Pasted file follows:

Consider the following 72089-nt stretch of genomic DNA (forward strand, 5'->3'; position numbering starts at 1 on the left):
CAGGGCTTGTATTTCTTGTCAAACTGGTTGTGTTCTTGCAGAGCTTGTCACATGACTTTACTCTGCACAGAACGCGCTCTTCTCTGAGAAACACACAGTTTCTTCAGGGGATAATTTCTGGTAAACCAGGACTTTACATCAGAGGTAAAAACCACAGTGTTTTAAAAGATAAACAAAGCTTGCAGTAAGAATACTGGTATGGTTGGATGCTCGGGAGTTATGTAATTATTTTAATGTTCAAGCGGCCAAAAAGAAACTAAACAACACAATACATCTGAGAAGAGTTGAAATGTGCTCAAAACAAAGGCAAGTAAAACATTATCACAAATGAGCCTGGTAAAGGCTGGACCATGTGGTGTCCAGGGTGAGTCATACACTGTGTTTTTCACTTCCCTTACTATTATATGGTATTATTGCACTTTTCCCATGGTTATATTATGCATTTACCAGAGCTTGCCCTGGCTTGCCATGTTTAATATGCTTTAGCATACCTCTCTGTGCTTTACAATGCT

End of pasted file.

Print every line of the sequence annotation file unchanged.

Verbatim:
Consider the following 72089-nt stretch of genomic DNA (forward strand, 5'->3'; position numbering starts at 1 on the left):
CAGGGCTTGTATTTCTTGTCAAACTGGTTGTGTTCTTGCAGAGCTTGTCACATGACTTTACTCTGCACAGAACGCGCTCTTCTCTGAGAAACACACAGTTTCTTCAGGGGATAATTTCTGGTAAACCAGGACTTTACATCAGAGGTAAAAACCACAGTGTTTTAAAAGATAAACAAAGCTTGCAGTAAGAATACTGGTATGGTTGGATGCTCGGGAGTTATGTAATTATTTTAATGTTCAAGCGGCCAAAAAGAAACTAAACAACACAATACATCTGAGAAGAGTTGAAATGTGCTCAAAACAAAGGCAAGTAAAACATTATCACAAATGAGCCTGGTAAAGGCTGGACCATGTGGTGTCCAGGGTGAGTCATACACTGTGTTTTTCACTTCCCTTACTATTATATGGTATTATTGCACTTTTCCCATGGTTATATTATGCATTTACCAGAGCTTGCCCTGGCTTGCCATGTTTAATATGCTTTAGCATACCTCTCTGTGCTTTACAATGCT